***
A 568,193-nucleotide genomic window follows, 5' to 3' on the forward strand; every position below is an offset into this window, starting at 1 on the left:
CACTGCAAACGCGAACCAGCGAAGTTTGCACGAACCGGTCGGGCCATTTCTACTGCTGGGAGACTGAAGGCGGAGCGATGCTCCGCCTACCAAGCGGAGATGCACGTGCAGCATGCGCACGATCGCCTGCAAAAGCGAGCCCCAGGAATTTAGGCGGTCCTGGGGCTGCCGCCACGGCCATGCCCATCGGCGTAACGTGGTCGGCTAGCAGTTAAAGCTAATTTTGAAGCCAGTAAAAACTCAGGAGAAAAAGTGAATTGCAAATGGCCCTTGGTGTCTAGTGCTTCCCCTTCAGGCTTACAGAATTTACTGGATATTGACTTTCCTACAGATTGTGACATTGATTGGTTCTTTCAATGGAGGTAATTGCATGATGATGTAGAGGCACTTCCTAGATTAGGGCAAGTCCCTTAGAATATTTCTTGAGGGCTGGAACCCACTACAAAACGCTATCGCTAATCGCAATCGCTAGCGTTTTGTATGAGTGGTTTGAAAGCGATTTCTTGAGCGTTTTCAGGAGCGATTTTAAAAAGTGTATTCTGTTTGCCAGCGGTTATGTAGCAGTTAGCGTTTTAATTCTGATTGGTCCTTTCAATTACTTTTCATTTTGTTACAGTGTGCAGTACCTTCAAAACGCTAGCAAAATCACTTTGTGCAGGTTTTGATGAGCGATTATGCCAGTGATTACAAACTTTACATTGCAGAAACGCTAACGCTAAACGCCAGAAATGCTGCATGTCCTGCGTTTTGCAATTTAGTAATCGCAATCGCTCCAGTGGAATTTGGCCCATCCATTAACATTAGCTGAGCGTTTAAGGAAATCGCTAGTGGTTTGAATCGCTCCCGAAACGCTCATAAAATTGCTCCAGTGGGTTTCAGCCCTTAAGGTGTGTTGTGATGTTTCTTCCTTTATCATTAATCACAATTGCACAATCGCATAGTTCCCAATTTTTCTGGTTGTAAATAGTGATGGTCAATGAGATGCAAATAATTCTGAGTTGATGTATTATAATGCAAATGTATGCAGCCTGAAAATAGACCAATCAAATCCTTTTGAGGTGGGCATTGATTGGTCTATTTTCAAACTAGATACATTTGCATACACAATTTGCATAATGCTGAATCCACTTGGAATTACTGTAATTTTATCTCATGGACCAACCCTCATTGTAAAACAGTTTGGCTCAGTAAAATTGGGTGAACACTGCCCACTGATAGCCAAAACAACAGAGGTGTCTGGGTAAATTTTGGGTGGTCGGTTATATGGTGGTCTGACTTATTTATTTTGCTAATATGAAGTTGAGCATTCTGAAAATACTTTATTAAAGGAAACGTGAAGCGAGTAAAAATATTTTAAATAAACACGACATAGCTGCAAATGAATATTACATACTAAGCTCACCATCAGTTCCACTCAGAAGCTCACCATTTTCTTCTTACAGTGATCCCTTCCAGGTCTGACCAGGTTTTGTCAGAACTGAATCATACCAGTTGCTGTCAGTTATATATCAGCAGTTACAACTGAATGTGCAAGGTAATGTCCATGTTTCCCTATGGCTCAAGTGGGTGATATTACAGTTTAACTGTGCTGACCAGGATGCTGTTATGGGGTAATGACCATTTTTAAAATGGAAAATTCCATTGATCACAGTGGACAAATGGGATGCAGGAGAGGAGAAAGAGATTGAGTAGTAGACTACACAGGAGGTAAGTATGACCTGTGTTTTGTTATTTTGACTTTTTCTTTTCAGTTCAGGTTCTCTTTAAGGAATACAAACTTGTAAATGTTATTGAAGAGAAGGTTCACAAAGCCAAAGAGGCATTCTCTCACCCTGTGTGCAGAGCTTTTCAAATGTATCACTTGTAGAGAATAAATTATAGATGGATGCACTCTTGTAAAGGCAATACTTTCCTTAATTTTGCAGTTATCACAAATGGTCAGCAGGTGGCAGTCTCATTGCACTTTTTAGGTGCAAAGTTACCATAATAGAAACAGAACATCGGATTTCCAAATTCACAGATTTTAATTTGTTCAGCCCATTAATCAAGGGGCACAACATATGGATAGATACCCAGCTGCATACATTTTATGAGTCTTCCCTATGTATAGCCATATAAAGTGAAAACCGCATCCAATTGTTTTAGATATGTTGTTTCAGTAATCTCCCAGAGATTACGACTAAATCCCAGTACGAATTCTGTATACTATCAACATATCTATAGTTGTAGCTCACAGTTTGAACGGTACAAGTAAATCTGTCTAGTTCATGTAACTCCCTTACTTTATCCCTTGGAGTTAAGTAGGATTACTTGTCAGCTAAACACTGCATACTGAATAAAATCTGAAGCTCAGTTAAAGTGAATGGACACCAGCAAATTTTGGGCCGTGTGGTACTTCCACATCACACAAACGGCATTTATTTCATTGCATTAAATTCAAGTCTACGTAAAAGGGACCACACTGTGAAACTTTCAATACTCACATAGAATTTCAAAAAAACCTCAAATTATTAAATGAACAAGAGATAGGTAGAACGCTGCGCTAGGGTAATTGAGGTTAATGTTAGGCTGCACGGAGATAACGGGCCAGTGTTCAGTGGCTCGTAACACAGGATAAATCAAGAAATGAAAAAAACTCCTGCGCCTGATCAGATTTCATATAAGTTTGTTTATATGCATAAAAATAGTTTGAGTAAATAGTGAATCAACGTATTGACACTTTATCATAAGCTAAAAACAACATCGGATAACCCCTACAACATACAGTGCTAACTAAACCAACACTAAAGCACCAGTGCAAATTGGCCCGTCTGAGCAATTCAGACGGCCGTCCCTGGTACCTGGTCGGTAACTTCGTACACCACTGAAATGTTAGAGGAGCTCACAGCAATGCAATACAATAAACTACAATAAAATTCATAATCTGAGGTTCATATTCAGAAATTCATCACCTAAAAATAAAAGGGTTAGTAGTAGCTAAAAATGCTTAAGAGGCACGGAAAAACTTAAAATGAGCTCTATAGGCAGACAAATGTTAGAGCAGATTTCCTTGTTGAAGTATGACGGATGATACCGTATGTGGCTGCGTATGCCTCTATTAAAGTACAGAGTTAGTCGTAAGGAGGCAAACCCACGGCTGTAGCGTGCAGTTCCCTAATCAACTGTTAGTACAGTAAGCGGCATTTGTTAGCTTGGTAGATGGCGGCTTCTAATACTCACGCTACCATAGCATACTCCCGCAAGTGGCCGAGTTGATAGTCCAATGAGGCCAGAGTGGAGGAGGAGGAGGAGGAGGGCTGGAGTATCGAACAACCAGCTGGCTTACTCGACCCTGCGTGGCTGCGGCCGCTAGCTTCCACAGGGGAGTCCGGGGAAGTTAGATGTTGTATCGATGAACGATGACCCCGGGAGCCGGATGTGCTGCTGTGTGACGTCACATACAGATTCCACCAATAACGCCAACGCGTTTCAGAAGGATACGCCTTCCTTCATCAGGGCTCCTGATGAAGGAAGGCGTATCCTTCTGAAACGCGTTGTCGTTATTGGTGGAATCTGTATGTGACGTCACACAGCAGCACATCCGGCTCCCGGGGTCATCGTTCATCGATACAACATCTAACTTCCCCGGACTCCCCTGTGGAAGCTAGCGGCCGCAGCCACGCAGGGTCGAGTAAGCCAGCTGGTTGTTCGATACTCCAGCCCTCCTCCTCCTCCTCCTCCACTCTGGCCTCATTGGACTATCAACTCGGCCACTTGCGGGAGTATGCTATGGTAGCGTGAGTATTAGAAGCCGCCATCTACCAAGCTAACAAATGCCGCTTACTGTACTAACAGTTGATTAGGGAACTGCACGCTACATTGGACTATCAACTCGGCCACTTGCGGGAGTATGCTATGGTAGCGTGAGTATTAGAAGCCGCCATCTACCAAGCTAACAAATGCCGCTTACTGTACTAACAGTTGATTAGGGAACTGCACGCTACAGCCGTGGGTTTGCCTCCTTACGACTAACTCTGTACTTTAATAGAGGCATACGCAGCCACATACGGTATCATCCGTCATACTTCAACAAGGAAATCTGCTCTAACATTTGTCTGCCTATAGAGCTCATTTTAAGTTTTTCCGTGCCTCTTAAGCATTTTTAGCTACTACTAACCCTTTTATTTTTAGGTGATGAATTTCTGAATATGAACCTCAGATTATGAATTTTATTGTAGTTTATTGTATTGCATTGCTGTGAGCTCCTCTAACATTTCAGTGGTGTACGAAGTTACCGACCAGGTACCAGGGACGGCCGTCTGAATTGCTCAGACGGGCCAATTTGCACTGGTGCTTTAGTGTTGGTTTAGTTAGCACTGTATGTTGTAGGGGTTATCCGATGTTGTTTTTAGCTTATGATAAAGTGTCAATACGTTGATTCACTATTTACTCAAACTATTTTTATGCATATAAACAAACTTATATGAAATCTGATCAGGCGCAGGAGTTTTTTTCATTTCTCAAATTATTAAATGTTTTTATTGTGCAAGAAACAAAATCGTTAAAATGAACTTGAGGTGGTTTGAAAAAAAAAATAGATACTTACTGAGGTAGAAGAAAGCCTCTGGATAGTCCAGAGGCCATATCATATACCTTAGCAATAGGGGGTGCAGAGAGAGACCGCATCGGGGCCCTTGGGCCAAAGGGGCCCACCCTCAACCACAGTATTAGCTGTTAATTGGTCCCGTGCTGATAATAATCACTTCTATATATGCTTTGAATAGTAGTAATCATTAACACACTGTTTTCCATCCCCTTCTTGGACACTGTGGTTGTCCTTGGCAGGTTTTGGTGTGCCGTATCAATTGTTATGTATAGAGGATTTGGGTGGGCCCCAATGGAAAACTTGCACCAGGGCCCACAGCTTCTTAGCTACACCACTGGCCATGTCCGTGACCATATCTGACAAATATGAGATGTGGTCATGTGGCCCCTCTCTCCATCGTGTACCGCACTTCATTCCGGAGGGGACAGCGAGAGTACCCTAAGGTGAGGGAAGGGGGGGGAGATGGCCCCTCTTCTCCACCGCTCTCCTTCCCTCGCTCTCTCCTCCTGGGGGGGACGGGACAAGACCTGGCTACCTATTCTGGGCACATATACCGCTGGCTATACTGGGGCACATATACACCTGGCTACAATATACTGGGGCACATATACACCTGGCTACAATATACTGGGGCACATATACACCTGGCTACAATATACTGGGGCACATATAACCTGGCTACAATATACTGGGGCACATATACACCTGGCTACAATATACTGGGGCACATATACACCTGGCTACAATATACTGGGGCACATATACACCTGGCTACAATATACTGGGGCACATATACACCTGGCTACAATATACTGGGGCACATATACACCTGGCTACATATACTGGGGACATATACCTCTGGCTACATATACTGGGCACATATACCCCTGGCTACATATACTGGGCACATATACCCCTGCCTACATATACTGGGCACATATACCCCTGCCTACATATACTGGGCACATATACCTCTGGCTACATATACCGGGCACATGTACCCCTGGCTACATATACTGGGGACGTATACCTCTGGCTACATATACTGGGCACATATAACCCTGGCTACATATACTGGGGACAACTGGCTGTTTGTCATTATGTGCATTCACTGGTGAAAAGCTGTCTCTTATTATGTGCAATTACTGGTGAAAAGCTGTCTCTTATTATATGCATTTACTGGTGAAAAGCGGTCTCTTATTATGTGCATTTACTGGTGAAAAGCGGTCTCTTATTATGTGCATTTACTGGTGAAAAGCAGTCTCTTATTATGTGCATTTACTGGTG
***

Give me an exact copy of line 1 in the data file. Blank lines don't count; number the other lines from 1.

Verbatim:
A 568,193-nucleotide genomic window follows, 5' to 3' on the forward strand; every position below is an offset into this window, starting at 1 on the left: